Spaced only ran for two seasons. If you're from the U.S., chances are you didn't see it until way after the fact. Maybe you're like me and your first exposure to the show came via a DVD that someone lent you. Maybe you watched it all in one sitting, before "marathoning" TV shows was commonplace. Maybe you got to the end and wished there was a whole lot more. Spaced can do that to a person.
A British sitcom directed by Edgar Wright, Spaced was written by its stars Simon Pegg and Jessica Stevenson (now known as Jessica Hynes). It was a short, but genius piece of television that captured the lives of young adults existing in a cinema and television-drenched world around the turn of the 21st century. If you loved Shaun of the Dead or were a champion of Scott Pilgrim vs. The World, you need to watch Spaced. And, if you’ve already seen the TV show, you should watch it again.
In Spaced, Tim Bisley is a comic book artist who pays the bills via his job at a local comic book shop. His girlfriend just dumped him and now he’s stuck without a home. Daisy Steiner is a writer who’s looking to leave the squat where she’s staying. Tim and Daisy meet at a coffee shop where they spend a few days looking for apartments. Soon, they find the perfect digs, but they have to pretend to be a couple in order to get the place. The fabricated relationship isn’t that integral to the story. Relatively few of the plots revolve around them keeping up the lie. Instead, the show focuses on the growing relationship between Tim and Daisy, mixed with their interactions with friends. There’s Mike, Tim’s childhood bff whose backstory is explored through a series of bizarre flashbacks. Then there’s Daisy’s shallow, and kind of mean, pal Twist. They mingle with Tim and Daisy’s landlady, Marsha, and their downstairs neighbor, Brian, the tortured artist.
At the time Spaced first aired, between 1999 and 2001, there was no The Big Bang Theory. Family Guy wasn’t the pop culture-flinging mess that it is now. Comedy imbued with a heavy dose of contemporary references weren’t all over the place. But, Spaced wasn’t just spewing homages for the sake of doing so. It was sort of in line with U.S. slacker comedies in that it was peppered with the kind of bizarre rants that feel like real life conversations with friends. However, it was more similar to British television shows like The Young Ones. Spaced was a headtrip filled with bizarre turns of events, dizzying glances into the characters’ points of view and flashbacks that you probably shouldn’t take all too literally.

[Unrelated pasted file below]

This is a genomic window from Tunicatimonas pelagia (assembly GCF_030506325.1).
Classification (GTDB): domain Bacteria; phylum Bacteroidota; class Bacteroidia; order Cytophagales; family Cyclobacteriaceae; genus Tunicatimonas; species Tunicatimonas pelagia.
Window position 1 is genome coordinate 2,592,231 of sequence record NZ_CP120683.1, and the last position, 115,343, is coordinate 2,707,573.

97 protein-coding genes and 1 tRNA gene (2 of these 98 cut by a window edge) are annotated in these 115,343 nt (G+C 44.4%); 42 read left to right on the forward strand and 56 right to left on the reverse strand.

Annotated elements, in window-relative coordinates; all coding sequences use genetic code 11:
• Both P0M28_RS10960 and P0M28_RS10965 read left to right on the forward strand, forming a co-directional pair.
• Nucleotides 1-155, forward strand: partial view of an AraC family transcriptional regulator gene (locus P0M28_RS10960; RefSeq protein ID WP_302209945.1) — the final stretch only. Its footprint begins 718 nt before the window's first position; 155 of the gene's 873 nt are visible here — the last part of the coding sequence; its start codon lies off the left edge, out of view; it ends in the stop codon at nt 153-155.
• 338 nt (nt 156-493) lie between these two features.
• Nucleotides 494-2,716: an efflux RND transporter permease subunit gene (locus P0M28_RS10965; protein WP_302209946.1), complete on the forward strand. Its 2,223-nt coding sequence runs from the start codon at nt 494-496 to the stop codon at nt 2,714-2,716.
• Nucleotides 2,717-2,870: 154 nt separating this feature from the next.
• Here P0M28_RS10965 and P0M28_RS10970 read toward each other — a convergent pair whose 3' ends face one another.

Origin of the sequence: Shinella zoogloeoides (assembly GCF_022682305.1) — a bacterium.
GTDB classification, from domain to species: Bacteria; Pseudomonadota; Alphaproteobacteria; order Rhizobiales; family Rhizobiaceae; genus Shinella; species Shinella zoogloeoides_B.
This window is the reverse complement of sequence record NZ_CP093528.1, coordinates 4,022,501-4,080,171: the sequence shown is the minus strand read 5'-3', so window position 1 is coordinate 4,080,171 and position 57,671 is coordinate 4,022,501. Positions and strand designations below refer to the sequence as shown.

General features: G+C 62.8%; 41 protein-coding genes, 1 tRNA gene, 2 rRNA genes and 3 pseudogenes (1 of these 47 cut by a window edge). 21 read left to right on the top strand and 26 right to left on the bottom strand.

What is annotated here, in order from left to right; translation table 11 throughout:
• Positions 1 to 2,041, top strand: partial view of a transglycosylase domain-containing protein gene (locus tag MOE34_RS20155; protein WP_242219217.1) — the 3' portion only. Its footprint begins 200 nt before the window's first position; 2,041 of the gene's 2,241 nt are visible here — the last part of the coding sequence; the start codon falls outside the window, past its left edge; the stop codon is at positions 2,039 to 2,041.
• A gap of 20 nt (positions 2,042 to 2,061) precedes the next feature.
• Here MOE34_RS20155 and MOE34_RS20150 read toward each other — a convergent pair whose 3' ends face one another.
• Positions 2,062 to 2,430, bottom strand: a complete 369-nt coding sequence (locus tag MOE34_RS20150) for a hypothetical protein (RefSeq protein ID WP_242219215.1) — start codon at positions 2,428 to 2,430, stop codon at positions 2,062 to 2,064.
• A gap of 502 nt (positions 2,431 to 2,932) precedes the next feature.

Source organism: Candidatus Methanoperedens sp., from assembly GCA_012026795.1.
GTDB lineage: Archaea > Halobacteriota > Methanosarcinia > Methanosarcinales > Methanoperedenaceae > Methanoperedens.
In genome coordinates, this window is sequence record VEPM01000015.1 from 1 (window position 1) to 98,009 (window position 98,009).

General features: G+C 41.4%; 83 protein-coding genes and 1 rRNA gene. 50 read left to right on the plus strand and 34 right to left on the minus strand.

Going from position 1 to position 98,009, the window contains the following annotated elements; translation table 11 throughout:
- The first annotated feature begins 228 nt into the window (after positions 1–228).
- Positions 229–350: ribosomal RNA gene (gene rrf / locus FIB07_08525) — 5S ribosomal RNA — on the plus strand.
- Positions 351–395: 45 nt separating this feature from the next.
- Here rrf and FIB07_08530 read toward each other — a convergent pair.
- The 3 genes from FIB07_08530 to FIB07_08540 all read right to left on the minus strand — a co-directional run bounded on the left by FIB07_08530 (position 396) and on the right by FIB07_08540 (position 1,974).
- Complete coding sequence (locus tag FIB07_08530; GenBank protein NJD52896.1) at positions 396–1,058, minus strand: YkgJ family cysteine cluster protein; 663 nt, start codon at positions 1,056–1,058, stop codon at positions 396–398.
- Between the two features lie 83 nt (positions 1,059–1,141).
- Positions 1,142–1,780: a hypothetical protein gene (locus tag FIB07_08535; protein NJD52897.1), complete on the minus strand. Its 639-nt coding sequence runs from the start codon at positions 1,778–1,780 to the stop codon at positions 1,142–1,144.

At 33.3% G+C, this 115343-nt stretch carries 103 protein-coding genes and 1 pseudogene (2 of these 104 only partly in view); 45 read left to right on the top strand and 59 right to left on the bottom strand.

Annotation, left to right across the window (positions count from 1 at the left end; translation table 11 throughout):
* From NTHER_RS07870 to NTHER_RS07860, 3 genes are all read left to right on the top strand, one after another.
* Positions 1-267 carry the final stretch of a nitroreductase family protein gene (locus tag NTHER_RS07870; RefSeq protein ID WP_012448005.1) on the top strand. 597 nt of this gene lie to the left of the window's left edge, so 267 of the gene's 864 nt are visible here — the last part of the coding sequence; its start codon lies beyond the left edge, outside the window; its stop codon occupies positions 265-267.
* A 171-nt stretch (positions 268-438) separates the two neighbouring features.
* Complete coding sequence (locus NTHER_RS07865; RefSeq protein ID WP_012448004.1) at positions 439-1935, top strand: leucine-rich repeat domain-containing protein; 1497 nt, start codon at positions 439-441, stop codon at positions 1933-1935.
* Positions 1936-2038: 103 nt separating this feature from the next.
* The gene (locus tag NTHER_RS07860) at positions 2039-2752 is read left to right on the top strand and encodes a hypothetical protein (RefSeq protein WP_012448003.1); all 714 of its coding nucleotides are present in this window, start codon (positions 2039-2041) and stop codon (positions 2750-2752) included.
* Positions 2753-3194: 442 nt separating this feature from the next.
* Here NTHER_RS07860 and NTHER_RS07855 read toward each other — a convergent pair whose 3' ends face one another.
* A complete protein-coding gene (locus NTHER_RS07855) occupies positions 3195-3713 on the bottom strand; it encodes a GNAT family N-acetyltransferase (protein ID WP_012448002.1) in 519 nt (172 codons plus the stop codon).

More than a decade later, Spaced is still tops in the referential comedy arena. Wright’s use of nostalgic visual cues is deft. He’ll play with beloved moments from the big and small screen, be it Return of the Jedi or Murder She Wrote, in a completely obvious fashion. Yet, the focus isn’t on getting the chuckle that says, “I remember that.” It’s about how that piece of pop culture fanaticism reflects the characters’ personalities.
But, for every reference to Star Wars, Buffy the Vampire Slayer and a host of other things that are today considered part of the greater geek culture, Spaced is no nerd menagerie. There’s never once the feeling that you’re just watching a bunch of people with strange interests. Pegg and Stevenson did an excellent job of developing oddball characters that felt true to life. They were far more than their their quirky interests. No character was left as an outsider in the series. There was never the sense that one person was trying to understand another’s world. Their diverse backgrounds gelled perfectly. The protagonists– Tim and Daisy– began the series as equals and remained that way throughout both seasons. Both were flawed. Both screwed up. Both grew. Undoubtedly, Spaced featured some of the best sitcom to ever flash across a television set. It was as absurd as it was heartfelt.
Just the other day, Pegg tweeted that “there will never be a Spaced movie.” There’s a certain sadness to that because the show was so well done. However, maybe it’s good to leave the truly brilliant TV show as it was. We’ll remember Spaced , leaving the futures of Tim, Daisy, and the rest to live only in our own imaginations.